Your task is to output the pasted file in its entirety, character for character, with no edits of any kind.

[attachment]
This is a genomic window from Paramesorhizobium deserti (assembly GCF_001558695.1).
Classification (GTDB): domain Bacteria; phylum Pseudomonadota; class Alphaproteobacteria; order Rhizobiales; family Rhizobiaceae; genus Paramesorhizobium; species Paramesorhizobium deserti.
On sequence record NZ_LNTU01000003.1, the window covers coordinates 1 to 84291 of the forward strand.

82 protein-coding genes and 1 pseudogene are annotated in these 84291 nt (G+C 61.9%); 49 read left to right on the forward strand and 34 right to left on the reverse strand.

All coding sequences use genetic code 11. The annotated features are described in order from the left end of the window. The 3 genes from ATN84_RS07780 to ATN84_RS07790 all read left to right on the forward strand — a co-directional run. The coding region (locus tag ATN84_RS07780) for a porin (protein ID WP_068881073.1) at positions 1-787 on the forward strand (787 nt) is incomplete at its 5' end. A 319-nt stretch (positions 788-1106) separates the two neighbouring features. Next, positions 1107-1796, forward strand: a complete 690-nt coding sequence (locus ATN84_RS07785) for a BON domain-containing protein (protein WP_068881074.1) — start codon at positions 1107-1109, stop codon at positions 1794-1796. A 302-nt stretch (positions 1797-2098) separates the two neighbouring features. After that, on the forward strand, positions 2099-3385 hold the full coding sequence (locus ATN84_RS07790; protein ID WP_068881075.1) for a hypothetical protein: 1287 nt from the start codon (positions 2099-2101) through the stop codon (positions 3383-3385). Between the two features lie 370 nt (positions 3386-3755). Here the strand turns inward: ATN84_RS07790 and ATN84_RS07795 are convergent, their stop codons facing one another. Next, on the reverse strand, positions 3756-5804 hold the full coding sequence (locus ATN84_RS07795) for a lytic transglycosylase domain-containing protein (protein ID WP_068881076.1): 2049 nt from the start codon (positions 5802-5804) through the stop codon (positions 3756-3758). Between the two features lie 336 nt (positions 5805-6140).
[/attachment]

This is a genomic window from Paramesorhizobium deserti (assembly GCF_001558695.1).
Classification (GTDB): domain Bacteria; phylum Pseudomonadota; class Alphaproteobacteria; order Rhizobiales; family Rhizobiaceae; genus Paramesorhizobium; species Paramesorhizobium deserti.
On sequence record NZ_LNTU01000003.1, the window covers coordinates 1 to 84291 of the forward strand.

82 protein-coding genes and 1 pseudogene are annotated in these 84291 nt (G+C 61.9%); 49 read left to right on the forward strand and 34 right to left on the reverse strand.

All coding sequences use genetic code 11. The annotated features are described in order from the left end of the window. The 3 genes from ATN84_RS07780 to ATN84_RS07790 all read left to right on the forward strand — a co-directional run. The coding region (locus tag ATN84_RS07780) for a porin (protein ID WP_068881073.1) at positions 1-787 on the forward strand (787 nt) is incomplete at its 5' end. A 319-nt stretch (positions 788-1106) separates the two neighbouring features. Next, positions 1107-1796, forward strand: a complete 690-nt coding sequence (locus ATN84_RS07785) for a BON domain-containing protein (protein WP_068881074.1) — start codon at positions 1107-1109, stop codon at positions 1794-1796. A 302-nt stretch (positions 1797-2098) separates the two neighbouring features. After that, on the forward strand, positions 2099-3385 hold the full coding sequence (locus ATN84_RS07790; protein ID WP_068881075.1) for a hypothetical protein: 1287 nt from the start codon (positions 2099-2101) through the stop codon (positions 3383-3385). Between the two features lie 370 nt (positions 3386-3755). Here the strand turns inward: ATN84_RS07790 and ATN84_RS07795 are convergent, their stop codons facing one another. Next, on the reverse strand, positions 3756-5804 hold the full coding sequence (locus ATN84_RS07795) for a lytic transglycosylase domain-containing protein (protein ID WP_068881076.1): 2049 nt from the start codon (positions 5802-5804) through the stop codon (positions 3756-3758). Between the two features lie 336 nt (positions 5805-6140).